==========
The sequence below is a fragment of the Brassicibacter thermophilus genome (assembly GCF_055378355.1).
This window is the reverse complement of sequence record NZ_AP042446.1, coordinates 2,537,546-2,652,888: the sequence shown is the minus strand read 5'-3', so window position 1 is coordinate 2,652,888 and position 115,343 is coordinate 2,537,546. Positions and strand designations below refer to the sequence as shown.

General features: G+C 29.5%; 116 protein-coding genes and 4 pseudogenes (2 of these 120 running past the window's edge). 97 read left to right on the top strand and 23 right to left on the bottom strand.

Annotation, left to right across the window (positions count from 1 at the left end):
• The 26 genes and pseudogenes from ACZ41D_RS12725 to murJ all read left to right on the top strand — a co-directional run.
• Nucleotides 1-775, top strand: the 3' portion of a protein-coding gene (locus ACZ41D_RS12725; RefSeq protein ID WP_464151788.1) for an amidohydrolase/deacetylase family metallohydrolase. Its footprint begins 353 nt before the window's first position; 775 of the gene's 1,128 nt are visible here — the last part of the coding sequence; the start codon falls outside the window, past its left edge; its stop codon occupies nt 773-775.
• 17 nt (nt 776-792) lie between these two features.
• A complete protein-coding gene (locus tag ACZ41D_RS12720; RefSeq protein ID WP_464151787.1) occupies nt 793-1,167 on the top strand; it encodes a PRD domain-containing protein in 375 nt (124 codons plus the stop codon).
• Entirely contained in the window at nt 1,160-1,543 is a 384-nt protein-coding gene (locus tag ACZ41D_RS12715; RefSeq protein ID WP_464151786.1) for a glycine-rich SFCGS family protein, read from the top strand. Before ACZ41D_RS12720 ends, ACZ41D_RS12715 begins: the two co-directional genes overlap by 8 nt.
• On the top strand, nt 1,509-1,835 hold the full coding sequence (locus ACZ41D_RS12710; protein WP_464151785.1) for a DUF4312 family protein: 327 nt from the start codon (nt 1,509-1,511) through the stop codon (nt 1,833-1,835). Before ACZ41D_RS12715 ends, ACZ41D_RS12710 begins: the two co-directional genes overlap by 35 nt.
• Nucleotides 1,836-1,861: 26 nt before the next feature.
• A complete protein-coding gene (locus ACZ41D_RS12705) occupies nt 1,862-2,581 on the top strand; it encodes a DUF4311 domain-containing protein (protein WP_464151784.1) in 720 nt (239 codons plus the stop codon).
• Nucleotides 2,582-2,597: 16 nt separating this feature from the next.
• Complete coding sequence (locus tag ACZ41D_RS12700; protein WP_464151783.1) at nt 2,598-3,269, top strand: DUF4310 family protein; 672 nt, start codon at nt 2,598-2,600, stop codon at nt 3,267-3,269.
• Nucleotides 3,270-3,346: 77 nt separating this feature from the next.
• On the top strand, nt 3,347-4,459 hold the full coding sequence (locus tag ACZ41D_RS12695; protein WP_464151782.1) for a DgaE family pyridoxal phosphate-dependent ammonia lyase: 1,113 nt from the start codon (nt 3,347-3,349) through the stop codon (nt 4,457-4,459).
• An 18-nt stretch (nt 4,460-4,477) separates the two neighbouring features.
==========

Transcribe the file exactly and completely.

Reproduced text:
The sequence below is a fragment of the Brassicibacter thermophilus genome (assembly GCF_055378355.1).
This window is the reverse complement of sequence record NZ_AP042446.1, coordinates 2,537,546-2,652,888: the sequence shown is the minus strand read 5'-3', so window position 1 is coordinate 2,652,888 and position 115,343 is coordinate 2,537,546. Positions and strand designations below refer to the sequence as shown.

General features: G+C 29.5%; 116 protein-coding genes and 4 pseudogenes (2 of these 120 running past the window's edge). 97 read left to right on the top strand and 23 right to left on the bottom strand.

Annotation, left to right across the window (positions count from 1 at the left end):
• The 26 genes and pseudogenes from ACZ41D_RS12725 to murJ all read left to right on the top strand — a co-directional run.
• Nucleotides 1-775, top strand: the 3' portion of a protein-coding gene (locus ACZ41D_RS12725; RefSeq protein ID WP_464151788.1) for an amidohydrolase/deacetylase family metallohydrolase. Its footprint begins 353 nt before the window's first position; 775 of the gene's 1,128 nt are visible here — the last part of the coding sequence; the start codon falls outside the window, past its left edge; its stop codon occupies nt 773-775.
• 17 nt (nt 776-792) lie between these two features.
• A complete protein-coding gene (locus tag ACZ41D_RS12720; RefSeq protein ID WP_464151787.1) occupies nt 793-1,167 on the top strand; it encodes a PRD domain-containing protein in 375 nt (124 codons plus the stop codon).
• Entirely contained in the window at nt 1,160-1,543 is a 384-nt protein-coding gene (locus tag ACZ41D_RS12715; RefSeq protein ID WP_464151786.1) for a glycine-rich SFCGS family protein, read from the top strand. Before ACZ41D_RS12720 ends, ACZ41D_RS12715 begins: the two co-directional genes overlap by 8 nt.
• On the top strand, nt 1,509-1,835 hold the full coding sequence (locus ACZ41D_RS12710; protein WP_464151785.1) for a DUF4312 family protein: 327 nt from the start codon (nt 1,509-1,511) through the stop codon (nt 1,833-1,835). Before ACZ41D_RS12715 ends, ACZ41D_RS12710 begins: the two co-directional genes overlap by 35 nt.
• Nucleotides 1,836-1,861: 26 nt before the next feature.
• A complete protein-coding gene (locus ACZ41D_RS12705) occupies nt 1,862-2,581 on the top strand; it encodes a DUF4311 domain-containing protein (protein WP_464151784.1) in 720 nt (239 codons plus the stop codon).
• Nucleotides 2,582-2,597: 16 nt separating this feature from the next.
• Complete coding sequence (locus tag ACZ41D_RS12700; protein WP_464151783.1) at nt 2,598-3,269, top strand: DUF4310 family protein; 672 nt, start codon at nt 2,598-2,600, stop codon at nt 3,267-3,269.
• Nucleotides 3,270-3,346: 77 nt separating this feature from the next.
• On the top strand, nt 3,347-4,459 hold the full coding sequence (locus tag ACZ41D_RS12695; protein WP_464151782.1) for a DgaE family pyridoxal phosphate-dependent ammonia lyase: 1,113 nt from the start codon (nt 3,347-3,349) through the stop codon (nt 4,457-4,459).
• An 18-nt stretch (nt 4,460-4,477) separates the two neighbouring features.